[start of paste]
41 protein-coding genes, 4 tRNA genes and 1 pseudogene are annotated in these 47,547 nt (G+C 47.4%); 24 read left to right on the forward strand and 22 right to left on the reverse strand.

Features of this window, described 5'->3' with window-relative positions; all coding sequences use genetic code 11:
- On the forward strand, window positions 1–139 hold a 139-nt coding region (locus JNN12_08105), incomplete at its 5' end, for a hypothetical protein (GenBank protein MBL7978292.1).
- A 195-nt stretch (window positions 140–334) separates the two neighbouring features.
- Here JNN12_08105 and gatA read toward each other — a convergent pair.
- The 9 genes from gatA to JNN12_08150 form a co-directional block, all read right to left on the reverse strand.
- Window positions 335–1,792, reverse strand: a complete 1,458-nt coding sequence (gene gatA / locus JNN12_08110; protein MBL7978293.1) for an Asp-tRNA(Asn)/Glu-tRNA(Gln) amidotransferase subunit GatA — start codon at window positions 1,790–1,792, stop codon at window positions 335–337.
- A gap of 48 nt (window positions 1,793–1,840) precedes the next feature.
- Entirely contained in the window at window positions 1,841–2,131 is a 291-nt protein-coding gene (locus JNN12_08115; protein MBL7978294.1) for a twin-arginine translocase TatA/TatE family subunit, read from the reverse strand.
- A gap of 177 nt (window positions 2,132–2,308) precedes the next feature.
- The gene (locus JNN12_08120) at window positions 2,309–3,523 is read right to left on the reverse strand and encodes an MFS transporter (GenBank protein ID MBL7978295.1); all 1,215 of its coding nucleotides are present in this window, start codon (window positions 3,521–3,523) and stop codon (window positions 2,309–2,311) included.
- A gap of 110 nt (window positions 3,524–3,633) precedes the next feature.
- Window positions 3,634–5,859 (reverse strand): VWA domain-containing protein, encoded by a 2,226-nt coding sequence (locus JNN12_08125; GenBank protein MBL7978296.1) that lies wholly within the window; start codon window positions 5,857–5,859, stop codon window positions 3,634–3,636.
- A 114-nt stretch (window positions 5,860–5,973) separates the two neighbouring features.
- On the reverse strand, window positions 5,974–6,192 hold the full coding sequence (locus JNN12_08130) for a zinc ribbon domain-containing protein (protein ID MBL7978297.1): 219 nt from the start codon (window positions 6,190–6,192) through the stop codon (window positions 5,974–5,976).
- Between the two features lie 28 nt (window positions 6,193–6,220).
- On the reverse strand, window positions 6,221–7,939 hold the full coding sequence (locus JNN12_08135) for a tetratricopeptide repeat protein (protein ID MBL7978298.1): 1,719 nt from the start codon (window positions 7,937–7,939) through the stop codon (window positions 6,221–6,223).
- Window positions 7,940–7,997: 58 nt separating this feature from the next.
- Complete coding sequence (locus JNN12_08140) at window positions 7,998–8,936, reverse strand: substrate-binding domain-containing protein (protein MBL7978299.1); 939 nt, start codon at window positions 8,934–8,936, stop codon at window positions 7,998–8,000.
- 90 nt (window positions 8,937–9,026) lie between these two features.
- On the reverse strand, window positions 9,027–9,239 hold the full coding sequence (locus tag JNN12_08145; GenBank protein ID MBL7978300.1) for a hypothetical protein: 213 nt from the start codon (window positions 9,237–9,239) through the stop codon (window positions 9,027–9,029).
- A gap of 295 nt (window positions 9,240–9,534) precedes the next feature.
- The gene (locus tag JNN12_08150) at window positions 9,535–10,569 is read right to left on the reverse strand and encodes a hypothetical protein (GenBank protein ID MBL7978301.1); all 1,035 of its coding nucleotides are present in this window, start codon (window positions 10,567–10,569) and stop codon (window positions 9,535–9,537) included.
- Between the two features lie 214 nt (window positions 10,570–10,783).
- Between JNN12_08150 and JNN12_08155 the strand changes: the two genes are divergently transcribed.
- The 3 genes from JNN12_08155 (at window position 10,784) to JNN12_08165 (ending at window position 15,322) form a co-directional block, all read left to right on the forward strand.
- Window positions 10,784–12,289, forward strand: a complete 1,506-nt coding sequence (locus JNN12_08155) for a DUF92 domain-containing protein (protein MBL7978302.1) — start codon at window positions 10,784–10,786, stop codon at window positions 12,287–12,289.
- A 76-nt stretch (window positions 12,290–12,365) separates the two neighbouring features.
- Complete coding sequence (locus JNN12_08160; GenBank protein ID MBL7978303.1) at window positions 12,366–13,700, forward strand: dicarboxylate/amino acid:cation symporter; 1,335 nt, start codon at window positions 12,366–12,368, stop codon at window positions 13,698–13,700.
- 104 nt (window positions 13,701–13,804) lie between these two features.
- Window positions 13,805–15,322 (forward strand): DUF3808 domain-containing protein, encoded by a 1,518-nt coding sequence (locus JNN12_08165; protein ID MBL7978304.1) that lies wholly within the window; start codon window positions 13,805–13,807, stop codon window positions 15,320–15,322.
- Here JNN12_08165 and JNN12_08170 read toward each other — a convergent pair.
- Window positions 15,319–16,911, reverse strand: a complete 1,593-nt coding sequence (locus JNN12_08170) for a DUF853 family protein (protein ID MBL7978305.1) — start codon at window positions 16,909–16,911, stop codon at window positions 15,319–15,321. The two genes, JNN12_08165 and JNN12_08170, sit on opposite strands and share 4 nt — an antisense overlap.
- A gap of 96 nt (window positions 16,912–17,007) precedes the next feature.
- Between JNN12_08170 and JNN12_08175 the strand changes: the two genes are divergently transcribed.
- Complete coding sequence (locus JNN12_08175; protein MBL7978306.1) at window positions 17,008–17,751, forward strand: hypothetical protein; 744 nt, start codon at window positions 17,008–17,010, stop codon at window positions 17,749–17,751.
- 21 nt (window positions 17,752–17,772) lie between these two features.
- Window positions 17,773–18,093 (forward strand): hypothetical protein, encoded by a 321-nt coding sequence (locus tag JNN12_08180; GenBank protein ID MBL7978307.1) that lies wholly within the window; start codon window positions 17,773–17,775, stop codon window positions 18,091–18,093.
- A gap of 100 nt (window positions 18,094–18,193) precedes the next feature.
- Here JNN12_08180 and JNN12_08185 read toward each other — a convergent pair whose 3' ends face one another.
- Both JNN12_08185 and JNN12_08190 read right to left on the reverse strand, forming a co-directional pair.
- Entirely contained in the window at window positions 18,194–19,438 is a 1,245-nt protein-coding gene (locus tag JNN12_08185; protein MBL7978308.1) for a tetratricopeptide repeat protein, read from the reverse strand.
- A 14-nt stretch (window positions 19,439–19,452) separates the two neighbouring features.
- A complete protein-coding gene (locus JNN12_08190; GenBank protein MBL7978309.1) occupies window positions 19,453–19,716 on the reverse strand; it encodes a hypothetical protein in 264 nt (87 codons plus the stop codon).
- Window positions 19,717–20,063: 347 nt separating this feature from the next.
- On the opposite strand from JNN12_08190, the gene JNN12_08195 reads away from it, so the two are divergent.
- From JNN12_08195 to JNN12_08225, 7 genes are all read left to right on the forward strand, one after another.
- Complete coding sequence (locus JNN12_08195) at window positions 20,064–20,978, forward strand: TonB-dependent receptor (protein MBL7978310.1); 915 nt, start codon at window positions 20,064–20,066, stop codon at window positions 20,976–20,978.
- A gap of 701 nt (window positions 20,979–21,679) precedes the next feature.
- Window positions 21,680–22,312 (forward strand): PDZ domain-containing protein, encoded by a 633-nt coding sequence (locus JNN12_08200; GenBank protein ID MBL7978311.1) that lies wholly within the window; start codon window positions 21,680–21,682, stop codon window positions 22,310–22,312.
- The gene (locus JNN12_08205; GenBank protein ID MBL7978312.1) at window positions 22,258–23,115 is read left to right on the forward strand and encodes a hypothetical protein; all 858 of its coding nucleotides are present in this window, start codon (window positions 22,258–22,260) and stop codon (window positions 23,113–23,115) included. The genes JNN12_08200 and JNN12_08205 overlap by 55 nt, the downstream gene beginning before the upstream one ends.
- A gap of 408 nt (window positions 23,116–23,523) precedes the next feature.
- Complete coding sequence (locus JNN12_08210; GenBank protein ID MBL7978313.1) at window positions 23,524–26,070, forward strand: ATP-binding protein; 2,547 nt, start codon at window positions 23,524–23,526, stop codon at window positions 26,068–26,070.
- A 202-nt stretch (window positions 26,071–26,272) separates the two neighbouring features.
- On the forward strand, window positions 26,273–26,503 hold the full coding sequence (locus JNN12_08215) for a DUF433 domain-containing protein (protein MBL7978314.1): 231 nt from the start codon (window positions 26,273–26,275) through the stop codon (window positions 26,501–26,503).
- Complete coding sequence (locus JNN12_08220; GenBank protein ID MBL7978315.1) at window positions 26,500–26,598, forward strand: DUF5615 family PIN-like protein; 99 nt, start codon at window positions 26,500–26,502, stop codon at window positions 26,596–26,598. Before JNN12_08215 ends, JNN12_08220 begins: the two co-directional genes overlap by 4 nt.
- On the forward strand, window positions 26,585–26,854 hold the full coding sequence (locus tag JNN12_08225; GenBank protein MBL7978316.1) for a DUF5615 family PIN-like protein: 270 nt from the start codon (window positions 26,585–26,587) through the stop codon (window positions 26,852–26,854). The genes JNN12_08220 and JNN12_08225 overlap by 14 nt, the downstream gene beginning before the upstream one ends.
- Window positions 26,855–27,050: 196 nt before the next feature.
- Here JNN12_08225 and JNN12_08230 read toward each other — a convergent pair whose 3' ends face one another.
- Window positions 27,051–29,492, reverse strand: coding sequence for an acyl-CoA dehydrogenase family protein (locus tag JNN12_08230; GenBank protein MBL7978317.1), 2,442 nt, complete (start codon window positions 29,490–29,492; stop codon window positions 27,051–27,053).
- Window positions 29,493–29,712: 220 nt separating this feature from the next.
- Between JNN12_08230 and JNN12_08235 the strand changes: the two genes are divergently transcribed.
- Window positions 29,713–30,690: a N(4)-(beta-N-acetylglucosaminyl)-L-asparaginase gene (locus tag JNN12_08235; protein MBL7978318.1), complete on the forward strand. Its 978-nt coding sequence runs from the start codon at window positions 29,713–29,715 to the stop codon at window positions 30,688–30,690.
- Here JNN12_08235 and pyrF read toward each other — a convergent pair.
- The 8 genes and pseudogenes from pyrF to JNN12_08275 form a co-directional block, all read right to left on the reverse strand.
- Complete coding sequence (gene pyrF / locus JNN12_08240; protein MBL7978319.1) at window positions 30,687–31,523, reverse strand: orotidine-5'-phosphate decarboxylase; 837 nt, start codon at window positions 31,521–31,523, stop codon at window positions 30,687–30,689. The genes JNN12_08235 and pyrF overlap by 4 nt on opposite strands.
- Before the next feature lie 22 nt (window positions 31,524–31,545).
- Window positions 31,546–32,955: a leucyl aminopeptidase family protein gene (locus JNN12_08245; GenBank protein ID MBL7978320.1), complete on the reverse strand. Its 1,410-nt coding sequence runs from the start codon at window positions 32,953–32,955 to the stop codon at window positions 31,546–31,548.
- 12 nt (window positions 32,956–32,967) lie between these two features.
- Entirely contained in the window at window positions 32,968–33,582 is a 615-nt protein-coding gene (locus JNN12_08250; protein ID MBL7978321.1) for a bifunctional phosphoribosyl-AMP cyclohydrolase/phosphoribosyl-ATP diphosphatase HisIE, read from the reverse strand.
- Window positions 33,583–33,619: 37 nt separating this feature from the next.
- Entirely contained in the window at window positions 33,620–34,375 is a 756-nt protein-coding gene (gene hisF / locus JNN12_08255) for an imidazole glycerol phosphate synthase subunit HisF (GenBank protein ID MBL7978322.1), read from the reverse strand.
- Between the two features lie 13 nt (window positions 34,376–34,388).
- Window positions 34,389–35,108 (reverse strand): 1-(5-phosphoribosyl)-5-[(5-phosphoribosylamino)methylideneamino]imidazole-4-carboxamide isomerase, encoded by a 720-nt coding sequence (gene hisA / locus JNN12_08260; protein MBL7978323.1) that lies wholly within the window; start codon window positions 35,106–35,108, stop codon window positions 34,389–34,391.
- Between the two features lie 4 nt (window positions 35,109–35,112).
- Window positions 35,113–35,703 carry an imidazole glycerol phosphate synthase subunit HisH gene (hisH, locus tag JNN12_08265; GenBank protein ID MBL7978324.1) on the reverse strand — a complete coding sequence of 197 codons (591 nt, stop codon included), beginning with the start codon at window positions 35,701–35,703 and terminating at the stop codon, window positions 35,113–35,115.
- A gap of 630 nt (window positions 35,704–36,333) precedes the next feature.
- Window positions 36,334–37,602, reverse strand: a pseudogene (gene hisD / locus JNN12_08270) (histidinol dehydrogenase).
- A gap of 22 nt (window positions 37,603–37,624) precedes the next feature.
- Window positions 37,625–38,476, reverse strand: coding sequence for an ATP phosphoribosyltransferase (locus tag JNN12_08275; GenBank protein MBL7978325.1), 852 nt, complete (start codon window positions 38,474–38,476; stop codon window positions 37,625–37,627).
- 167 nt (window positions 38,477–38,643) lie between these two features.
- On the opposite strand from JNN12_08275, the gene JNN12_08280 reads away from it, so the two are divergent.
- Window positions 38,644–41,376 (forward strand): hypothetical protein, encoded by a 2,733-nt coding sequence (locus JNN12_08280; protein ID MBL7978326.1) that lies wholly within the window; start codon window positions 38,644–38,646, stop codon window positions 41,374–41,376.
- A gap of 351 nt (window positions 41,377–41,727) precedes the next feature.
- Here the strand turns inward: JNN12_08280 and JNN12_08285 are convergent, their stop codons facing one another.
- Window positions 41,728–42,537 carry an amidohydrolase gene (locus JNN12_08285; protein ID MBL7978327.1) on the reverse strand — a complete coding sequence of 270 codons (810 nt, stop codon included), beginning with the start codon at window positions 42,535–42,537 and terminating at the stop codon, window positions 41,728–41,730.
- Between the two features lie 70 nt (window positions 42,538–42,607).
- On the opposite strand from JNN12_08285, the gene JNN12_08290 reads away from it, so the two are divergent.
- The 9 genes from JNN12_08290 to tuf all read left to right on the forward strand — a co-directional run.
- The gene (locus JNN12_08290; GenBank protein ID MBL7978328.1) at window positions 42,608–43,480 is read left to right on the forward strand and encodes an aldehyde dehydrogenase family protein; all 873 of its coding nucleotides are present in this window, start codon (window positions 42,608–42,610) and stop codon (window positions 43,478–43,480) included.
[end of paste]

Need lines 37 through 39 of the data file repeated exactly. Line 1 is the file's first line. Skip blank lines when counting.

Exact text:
- 21 nt (window positions 17,752–17,772) lie between these two features.
- Window positions 17,773–18,093 (forward strand): hypothetical protein, encoded by a 321-nt coding sequence (locus tag JNN12_08180; GenBank protein ID MBL7978307.1) that lies wholly within the window; start codon window positions 17,773–17,775, stop codon window positions 18,091–18,093.
- A gap of 100 nt (window positions 18,094–18,193) precedes the next feature.